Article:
Many brands in the “better for you” space make questionable marketing claims. One of the most significant of these statements is “no added sugar,” which implies that wine is, in general, made with additional sugar.
This is largely not the case for most dry wines, though there are exceptions. Some mass-produced wines may have added sugar to make the wine sweeter, and sugar can also be introduced before or during fermentation to reach a higher alcohol level in a process called chaptalization. This technique can be utilized in some cool-weather wine regions in which grapes ripen at a slower pace and winemakers need to supplement the natural sugar present.
Additionally, wine labels may not always inform consumers if the wine is sweet.
“There are a lot of consumers who partake in low-sugar diets or limit sugar intake due to health issues,” says Scheid. “Of course, there are many wines that are zero sugar, but nowhere does it say that on the label, so consumers don’t know.”
The new low- and no-sugar brands proudly wear their numbers on their labels.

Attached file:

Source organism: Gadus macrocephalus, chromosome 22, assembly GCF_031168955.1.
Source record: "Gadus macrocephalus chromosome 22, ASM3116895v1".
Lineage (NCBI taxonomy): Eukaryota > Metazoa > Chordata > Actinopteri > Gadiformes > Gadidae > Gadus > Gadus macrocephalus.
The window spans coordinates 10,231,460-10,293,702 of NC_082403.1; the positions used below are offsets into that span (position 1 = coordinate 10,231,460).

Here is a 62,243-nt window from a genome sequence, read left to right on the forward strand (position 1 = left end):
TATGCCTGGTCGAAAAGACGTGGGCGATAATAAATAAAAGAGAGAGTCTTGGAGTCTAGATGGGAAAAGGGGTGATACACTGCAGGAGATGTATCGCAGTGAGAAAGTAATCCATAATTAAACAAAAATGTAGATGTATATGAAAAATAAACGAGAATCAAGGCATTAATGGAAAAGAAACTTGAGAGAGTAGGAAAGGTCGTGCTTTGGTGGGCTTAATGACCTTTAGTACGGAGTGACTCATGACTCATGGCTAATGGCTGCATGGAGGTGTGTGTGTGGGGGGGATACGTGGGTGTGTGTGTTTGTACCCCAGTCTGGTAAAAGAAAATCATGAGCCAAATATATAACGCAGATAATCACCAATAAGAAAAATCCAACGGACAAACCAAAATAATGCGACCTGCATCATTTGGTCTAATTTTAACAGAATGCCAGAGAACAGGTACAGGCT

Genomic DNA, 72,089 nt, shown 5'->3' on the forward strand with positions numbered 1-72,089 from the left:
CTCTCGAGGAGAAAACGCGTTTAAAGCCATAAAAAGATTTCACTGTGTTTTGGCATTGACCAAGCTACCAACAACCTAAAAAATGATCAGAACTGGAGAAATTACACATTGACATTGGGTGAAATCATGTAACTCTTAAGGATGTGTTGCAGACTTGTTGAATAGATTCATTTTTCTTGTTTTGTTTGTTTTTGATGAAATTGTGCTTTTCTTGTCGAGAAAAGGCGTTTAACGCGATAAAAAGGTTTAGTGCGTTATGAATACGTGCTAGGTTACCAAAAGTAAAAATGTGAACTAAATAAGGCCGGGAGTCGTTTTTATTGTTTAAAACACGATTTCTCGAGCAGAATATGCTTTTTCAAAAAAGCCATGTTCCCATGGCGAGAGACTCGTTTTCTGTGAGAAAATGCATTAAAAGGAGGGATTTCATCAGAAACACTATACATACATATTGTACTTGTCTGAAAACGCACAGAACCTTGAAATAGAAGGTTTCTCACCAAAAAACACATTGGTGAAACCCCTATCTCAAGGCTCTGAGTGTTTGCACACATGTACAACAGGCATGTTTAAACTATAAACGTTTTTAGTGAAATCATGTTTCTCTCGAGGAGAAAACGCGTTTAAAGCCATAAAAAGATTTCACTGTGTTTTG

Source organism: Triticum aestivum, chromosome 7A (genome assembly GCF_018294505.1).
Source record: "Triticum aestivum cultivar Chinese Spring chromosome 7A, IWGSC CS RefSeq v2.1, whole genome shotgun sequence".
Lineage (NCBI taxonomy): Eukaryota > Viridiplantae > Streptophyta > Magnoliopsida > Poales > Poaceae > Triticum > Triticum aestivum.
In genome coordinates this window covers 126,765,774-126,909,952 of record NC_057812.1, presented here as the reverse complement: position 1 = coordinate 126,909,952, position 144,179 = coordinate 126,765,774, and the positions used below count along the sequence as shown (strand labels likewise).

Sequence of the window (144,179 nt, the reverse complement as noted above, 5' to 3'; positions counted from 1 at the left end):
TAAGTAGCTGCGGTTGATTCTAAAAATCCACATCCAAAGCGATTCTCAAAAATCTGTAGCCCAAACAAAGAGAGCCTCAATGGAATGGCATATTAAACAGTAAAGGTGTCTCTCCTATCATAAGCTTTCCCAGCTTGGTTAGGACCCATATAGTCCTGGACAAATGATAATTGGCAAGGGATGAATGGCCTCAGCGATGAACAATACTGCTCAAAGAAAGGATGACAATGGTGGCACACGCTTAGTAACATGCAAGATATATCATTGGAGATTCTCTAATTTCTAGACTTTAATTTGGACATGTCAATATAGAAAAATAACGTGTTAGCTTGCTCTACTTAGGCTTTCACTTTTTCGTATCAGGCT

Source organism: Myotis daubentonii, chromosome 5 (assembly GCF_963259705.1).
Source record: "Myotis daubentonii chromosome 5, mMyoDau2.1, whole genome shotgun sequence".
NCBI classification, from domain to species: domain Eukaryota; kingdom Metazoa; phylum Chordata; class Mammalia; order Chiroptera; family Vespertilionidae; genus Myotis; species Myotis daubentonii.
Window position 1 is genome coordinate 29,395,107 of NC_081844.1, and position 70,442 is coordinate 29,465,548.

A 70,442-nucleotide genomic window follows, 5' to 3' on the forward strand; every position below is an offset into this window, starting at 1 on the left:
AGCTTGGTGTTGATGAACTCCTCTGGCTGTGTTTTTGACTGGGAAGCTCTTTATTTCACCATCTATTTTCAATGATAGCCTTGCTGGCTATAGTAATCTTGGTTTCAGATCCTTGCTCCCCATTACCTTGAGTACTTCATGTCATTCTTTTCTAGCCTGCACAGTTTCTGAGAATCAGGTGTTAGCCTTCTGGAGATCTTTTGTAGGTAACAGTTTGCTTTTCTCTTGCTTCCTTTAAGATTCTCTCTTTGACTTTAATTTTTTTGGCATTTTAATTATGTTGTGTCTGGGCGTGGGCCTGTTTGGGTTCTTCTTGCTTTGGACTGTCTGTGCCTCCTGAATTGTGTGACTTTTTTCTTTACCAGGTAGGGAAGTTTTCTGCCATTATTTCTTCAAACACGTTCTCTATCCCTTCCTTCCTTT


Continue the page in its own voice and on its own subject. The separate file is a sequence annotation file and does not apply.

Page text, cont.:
There are a lot of consumers who partake in low-sugar diets or limit sugar intake due to health issues. Of course, there are many wines that are zero sugar, but nowhere does it say that on the label, so consumers don’t know. —Heidi Scheid, executive vice president, Scheid Family Wines
“Crafting Yellow Tail Pure Bright took time and effort as we experimented with different winemaking techniques to perfect the alcohol reduction process,” says Joeky. “A key aspect of the winemaking process is a specific type of filtration that protects and concentrates all the flavors and aromas in the wine. We utilize specific filtration and other similar techniques incorporated with blending to deliver vibrant and full-flavored wines, with the added benefit of reduced calories.”
Sunny With a Chance of Flowers uses precise harvesting and vinification techniques to produce its zero sugar wines, coupled with advanced winemaking techniques to lower total alcohol.